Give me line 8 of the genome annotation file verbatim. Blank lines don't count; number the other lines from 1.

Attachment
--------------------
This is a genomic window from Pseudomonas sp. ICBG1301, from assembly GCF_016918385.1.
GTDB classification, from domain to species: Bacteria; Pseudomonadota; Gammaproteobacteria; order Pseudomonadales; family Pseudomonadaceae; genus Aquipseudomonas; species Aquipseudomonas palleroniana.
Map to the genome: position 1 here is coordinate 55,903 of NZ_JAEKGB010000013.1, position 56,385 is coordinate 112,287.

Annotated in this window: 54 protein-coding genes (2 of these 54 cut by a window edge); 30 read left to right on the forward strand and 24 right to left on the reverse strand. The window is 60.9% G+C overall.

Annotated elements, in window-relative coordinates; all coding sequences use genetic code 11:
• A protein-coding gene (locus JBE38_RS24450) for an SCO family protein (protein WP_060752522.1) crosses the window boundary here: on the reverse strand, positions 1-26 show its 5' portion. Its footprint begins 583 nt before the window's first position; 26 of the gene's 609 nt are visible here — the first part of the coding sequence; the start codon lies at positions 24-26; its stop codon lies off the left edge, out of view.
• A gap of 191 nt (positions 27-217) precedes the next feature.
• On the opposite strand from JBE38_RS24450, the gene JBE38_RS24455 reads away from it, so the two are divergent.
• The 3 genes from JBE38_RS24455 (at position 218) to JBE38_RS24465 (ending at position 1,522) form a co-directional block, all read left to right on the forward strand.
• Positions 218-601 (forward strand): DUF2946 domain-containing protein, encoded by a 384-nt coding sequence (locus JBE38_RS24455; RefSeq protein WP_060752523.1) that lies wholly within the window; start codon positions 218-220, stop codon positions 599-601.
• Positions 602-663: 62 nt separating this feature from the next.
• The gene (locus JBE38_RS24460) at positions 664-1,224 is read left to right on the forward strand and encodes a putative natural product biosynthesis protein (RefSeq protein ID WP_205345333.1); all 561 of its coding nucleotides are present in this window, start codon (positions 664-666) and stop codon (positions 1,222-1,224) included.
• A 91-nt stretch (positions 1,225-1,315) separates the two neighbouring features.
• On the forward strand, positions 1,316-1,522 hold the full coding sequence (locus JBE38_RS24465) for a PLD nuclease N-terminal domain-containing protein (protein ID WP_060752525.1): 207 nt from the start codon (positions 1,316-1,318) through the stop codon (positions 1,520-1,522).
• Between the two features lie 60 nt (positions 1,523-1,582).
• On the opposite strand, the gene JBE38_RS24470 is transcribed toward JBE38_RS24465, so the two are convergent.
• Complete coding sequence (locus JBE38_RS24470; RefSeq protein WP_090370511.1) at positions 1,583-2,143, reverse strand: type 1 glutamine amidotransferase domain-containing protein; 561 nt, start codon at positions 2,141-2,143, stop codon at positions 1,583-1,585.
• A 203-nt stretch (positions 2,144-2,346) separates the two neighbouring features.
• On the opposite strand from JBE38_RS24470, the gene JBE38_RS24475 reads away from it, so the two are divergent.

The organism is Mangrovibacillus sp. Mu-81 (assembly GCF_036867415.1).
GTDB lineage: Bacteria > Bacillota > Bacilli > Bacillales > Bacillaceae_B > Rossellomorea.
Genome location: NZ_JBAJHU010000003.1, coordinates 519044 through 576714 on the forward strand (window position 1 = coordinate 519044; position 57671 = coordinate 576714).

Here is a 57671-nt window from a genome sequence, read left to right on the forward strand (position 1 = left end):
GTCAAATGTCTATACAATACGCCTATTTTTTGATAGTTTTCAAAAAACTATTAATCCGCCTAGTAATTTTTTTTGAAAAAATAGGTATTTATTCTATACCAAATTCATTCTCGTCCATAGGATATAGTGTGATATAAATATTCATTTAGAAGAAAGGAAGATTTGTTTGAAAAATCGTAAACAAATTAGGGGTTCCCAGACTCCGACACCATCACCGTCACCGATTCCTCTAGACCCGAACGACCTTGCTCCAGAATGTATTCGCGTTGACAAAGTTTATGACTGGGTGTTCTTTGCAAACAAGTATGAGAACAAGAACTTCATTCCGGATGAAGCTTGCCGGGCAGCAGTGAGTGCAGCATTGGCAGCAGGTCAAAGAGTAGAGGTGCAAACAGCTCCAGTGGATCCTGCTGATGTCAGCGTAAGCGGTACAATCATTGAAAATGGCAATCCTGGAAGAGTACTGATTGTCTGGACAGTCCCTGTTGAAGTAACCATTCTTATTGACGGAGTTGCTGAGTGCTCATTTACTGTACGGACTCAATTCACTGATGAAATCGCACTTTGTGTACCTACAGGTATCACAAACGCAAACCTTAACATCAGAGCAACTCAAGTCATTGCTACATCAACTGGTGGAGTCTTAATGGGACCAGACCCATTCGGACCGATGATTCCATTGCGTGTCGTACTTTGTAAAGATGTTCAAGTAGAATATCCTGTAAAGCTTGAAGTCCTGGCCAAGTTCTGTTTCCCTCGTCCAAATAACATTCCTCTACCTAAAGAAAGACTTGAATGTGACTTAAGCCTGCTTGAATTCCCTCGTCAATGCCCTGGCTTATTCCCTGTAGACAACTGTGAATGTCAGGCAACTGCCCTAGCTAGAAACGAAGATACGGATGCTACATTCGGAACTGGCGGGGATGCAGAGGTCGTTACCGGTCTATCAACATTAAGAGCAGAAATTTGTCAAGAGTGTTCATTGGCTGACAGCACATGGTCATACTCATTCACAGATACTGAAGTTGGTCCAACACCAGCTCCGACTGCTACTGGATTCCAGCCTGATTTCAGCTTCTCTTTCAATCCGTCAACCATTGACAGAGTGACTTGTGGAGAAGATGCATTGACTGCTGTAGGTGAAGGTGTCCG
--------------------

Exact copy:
• On the opposite strand from JBE38_RS24450, the gene JBE38_RS24455 reads away from it, so the two are divergent.